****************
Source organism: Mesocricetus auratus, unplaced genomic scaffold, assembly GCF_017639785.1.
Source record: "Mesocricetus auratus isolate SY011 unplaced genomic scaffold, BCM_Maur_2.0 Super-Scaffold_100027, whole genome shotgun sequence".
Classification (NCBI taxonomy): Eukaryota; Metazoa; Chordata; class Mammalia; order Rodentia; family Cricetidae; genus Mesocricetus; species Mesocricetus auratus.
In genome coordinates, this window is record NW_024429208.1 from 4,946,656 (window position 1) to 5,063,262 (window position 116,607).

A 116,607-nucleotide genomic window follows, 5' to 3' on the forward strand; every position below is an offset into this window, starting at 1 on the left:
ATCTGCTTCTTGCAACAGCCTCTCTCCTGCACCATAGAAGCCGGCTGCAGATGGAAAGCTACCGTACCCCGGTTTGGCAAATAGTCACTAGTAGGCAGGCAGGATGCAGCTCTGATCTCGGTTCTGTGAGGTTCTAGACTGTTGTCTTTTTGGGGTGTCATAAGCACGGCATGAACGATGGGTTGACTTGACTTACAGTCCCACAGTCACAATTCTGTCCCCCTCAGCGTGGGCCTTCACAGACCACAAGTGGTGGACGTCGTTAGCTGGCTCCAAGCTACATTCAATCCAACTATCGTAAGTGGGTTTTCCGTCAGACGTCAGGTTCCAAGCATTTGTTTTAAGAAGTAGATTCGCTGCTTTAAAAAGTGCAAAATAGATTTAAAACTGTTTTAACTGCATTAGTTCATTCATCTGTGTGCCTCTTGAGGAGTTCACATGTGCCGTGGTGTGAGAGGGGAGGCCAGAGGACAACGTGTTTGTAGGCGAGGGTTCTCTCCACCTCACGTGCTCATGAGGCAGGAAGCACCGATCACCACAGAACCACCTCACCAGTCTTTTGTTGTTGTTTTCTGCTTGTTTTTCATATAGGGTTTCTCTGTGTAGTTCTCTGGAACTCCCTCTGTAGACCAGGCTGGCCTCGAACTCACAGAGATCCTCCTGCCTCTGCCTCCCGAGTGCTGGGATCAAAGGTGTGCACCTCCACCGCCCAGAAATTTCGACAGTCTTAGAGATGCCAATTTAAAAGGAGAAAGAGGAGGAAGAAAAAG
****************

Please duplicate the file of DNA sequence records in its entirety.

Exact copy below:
Source organism: Mesocricetus auratus, unplaced genomic scaffold, assembly GCF_017639785.1.
Source record: "Mesocricetus auratus isolate SY011 unplaced genomic scaffold, BCM_Maur_2.0 Super-Scaffold_100027, whole genome shotgun sequence".
Classification (NCBI taxonomy): Eukaryota; Metazoa; Chordata; class Mammalia; order Rodentia; family Cricetidae; genus Mesocricetus; species Mesocricetus auratus.
In genome coordinates, this window is record NW_024429208.1 from 4,946,656 (window position 1) to 5,063,262 (window position 116,607).

A 116,607-nucleotide genomic window follows, 5' to 3' on the forward strand; every position below is an offset into this window, starting at 1 on the left:
ATCTGCTTCTTGCAACAGCCTCTCTCCTGCACCATAGAAGCCGGCTGCAGATGGAAAGCTACCGTACCCCGGTTTGGCAAATAGTCACTAGTAGGCAGGCAGGATGCAGCTCTGATCTCGGTTCTGTGAGGTTCTAGACTGTTGTCTTTTTGGGGTGTCATAAGCACGGCATGAACGATGGGTTGACTTGACTTACAGTCCCACAGTCACAATTCTGTCCCCCTCAGCGTGGGCCTTCACAGACCACAAGTGGTGGACGTCGTTAGCTGGCTCCAAGCTACATTCAATCCAACTATCGTAAGTGGGTTTTCCGTCAGACGTCAGGTTCCAAGCATTTGTTTTAAGAAGTAGATTCGCTGCTTTAAAAAGTGCAAAATAGATTTAAAACTGTTTTAACTGCATTAGTTCATTCATCTGTGTGCCTCTTGAGGAGTTCACATGTGCCGTGGTGTGAGAGGGGAGGCCAGAGGACAACGTGTTTGTAGGCGAGGGTTCTCTCCACCTCACGTGCTCATGAGGCAGGAAGCACCGATCACCACAGAACCACCTCACCAGTCTTTTGTTGTTGTTTTCTGCTTGTTTTTCATATAGGGTTTCTCTGTGTAGTTCTCTGGAACTCCCTCTGTAGACCAGGCTGGCCTCGAACTCACAGAGATCCTCCTGCCTCTGCCTCCCGAGTGCTGGGATCAAAGGTGTGCACCTCCACCGCCCAGAAATTTCGACAGTCTTAGAGATGCCAATTTAAAAGGAGAAAGAGGAGGAAGAAAAAG